We investigate characteristics of large-scale coherent motions in the atmospheric boundary layer using field measurements made with two long-range scanning wind lidars. The joint scans provide quasi-instantaneous wind fields over a domain of ∼50 km2, at two heights above flat but partially forested terrain. Along with the two-dimensional wind fields, two-point statistics and spectra are used to identify and characterize the scales, shape, and anisotropy of coherent structures—as well as their influence on wind field homogeneity. For moderate to high wind speeds in near-neutral conditions, most of the observed structures correspond to narrow streaks of low streamwise momentum near the surface, extending several hundred meters in the streamwise direction; these are associated with positive vertical velocity ejections. For unstable conditions and moderate winds, these structures become large-scale rolls, with longitudinal extent exceeding the measuring domain (>∼5 km); they dominate the conventional surface-layer structures in terms of both physical scale and relative size of velocity-component variances, appearing as quasi-two-dimensional structures throughout the entire boundary layer. The observations shown here are consistent with numerical simulations of atmospheric flows, field observations, and laboratory experiments under similar conditions.

Significance Statement

Coherent structures have attracted the interest of researchers for decades, being viewed as the closest to “order” that we can find within the chaos of turbulence. In the turbulent atmospheric boundary layer, micro- and mesoscale coherent structures come in many shapes and sizes, such as convective cells, rolls, or streaks. In this study we used dual lidars (remote sensing measurements), developing analysis of their tandem usage to characterize in detail some of the large-scale coherent structures generated over flat terrain. This allowed us to better understand the mechanisms that generate such structures and describe their influence on the morphology of the turbulent atmospheric boundary layer across a good deal of its depth.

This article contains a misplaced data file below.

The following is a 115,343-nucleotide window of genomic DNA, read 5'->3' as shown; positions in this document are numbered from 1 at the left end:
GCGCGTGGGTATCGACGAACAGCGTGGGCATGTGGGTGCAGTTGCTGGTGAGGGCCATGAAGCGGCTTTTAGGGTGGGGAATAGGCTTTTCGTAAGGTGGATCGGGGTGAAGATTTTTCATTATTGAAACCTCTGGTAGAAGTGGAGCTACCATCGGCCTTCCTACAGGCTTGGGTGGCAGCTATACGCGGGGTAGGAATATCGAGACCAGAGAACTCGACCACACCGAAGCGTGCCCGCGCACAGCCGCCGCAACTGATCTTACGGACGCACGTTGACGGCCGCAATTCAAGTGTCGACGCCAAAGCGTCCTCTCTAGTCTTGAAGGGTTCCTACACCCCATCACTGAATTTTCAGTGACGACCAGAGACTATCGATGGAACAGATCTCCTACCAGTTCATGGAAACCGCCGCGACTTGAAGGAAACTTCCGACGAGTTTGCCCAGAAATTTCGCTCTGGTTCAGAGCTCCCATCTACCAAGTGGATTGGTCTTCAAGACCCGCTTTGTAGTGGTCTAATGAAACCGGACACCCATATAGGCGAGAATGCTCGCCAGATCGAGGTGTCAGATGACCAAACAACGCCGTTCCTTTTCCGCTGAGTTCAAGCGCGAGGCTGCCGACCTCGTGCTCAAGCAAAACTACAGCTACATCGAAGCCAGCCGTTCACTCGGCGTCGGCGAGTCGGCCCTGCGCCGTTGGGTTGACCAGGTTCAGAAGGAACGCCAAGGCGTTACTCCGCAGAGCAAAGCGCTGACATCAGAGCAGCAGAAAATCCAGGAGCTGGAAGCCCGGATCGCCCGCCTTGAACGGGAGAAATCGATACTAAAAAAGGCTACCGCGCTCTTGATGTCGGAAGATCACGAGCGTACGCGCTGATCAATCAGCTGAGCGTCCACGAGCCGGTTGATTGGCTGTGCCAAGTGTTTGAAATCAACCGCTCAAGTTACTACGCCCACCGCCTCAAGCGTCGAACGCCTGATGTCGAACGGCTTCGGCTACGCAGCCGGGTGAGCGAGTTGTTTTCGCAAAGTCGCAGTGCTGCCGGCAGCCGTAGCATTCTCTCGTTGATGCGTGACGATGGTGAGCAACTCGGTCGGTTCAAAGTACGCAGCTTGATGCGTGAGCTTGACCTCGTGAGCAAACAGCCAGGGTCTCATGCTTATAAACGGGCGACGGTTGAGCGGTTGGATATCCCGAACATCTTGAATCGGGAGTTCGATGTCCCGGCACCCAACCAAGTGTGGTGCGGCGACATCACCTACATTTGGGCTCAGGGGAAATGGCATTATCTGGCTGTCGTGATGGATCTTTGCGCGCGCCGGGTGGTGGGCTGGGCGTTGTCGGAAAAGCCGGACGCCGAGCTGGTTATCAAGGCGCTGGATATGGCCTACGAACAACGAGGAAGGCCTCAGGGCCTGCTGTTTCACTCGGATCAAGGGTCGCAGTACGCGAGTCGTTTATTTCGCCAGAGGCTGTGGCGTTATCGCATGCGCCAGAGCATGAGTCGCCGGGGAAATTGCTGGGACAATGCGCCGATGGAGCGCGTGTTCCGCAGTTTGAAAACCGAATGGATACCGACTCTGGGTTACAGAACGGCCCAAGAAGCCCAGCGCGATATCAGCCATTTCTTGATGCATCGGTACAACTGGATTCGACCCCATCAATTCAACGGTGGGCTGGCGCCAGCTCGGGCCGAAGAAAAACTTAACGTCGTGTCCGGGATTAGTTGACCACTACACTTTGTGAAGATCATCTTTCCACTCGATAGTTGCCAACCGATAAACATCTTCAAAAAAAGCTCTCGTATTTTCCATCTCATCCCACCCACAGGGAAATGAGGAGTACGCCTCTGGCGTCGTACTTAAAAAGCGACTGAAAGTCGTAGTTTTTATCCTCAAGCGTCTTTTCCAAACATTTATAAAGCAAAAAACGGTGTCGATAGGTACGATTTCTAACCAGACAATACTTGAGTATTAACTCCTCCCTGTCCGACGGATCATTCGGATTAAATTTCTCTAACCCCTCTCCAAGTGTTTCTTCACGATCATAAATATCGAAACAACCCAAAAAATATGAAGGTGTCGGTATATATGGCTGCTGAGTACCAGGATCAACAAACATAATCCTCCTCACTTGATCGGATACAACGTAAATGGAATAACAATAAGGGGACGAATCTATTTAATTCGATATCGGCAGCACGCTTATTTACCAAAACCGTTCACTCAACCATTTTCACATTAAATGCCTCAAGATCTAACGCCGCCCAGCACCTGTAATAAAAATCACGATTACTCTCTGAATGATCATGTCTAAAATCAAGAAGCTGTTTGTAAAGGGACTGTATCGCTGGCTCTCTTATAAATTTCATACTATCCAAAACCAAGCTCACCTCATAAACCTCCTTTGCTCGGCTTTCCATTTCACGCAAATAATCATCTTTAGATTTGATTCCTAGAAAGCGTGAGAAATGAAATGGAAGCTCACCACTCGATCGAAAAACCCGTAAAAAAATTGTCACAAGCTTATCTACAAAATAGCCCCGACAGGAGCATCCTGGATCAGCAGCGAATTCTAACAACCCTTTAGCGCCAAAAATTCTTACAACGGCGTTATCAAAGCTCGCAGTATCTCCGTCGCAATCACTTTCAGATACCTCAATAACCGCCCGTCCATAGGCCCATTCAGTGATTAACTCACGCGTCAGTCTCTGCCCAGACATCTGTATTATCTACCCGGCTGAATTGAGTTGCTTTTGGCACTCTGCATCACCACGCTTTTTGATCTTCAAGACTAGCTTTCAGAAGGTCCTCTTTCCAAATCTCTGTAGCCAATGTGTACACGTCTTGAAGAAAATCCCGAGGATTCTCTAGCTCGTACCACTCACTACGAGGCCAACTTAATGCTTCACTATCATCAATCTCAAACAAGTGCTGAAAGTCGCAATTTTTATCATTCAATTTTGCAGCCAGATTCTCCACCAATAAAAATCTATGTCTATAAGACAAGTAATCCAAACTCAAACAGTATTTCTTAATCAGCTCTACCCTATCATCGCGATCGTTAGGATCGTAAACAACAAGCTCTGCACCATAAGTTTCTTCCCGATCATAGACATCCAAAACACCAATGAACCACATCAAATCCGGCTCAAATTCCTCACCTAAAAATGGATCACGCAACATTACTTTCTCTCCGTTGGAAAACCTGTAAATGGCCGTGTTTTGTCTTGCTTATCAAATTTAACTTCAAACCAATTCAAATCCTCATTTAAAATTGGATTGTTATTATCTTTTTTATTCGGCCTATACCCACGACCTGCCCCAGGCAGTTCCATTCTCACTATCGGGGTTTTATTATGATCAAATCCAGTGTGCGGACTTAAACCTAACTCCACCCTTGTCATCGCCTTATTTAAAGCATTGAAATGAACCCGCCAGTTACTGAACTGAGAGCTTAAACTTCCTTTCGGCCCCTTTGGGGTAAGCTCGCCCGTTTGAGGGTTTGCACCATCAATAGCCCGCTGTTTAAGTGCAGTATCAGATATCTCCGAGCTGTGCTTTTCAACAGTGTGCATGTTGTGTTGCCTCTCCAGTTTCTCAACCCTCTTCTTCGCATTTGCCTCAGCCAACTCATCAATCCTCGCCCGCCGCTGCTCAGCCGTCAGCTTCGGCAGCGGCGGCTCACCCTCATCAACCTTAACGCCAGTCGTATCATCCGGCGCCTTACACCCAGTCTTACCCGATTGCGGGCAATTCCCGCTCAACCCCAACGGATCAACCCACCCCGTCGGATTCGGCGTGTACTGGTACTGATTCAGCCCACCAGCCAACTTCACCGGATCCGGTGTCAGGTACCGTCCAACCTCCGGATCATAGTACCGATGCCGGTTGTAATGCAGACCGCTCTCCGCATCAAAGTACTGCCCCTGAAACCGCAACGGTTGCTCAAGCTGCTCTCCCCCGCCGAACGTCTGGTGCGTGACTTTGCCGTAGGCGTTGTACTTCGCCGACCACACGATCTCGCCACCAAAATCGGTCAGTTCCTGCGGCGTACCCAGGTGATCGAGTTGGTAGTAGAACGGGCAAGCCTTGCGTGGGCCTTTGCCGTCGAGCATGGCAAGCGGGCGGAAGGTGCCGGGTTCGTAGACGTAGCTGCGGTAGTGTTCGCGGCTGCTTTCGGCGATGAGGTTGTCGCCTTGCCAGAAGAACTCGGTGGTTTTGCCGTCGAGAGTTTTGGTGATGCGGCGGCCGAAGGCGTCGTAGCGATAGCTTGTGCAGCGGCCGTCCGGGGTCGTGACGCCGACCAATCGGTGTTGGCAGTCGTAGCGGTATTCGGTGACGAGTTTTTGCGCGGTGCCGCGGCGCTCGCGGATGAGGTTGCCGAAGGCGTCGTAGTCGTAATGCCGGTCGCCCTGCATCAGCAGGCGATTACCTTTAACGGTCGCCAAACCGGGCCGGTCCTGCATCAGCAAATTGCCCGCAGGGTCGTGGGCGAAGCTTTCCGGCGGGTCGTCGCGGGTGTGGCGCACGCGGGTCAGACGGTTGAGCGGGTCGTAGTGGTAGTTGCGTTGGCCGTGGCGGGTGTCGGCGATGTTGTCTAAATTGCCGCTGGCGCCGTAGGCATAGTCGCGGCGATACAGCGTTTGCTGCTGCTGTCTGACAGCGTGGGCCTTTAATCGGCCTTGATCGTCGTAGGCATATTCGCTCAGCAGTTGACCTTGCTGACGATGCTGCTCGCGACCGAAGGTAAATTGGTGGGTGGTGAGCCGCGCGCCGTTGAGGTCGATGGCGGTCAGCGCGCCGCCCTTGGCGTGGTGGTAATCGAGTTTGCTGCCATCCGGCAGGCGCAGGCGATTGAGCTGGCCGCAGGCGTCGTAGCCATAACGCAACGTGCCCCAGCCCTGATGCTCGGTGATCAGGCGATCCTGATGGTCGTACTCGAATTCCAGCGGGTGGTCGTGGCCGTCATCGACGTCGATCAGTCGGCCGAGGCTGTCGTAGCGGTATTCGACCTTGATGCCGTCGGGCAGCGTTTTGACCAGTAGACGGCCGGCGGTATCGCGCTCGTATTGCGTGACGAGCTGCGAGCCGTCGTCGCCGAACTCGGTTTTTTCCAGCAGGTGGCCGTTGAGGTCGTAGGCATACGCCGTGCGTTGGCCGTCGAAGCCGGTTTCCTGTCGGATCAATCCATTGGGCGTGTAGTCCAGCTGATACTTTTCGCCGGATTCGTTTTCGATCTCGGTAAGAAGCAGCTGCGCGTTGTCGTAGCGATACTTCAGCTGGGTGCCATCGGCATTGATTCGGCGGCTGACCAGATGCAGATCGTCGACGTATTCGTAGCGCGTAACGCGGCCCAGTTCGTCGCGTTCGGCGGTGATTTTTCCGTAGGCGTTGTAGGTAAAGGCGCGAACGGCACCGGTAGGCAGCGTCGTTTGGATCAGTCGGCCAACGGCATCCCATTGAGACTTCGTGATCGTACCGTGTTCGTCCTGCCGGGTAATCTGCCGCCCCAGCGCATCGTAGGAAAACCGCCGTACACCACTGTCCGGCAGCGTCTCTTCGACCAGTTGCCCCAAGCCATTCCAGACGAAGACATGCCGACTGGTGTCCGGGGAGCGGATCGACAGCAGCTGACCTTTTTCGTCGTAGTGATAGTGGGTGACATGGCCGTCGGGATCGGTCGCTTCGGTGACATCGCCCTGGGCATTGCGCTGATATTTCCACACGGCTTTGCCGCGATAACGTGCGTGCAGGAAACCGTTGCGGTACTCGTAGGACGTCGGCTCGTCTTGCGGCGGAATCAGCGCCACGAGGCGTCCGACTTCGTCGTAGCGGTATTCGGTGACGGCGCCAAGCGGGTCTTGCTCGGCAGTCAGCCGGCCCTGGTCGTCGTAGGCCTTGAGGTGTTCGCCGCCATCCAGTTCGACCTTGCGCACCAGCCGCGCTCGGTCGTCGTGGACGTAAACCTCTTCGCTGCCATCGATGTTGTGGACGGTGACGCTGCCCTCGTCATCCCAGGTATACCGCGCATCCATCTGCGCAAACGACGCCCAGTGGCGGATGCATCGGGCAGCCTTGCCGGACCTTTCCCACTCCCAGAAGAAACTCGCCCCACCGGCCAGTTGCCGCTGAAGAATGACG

Open access
Mikhail D. Alexandrov
,
Alexander Marshak
,
Brian Cairns
, and
Andrew S. Ackerman

Abstract

We present a generalization of the binary-value Markovian model previously used for statistical characterization of cloud masks to a continuous-value model describing 1D fields of cloud optical thickness (COT). This model has simple functional expressions and is specified by four parameters: the cloud fraction, the autocorrelation (scale) length, and the two parameters of the normalized probability density function of (nonzero) COT values (this PDF is assumed to have gamma-distribution form). Cloud masks derived from this model by separation between the values above and below some threshold in COT appear to have the same statistical properties as in binary-value model described in our previous publications. We demonstrate the ability of our model to generate examples of various cloud-field types by using it to statistically imitate actual cloud observations made by the Research Scanning Polarimeter (RSP) during two field experiments.

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Pengcheng Zhang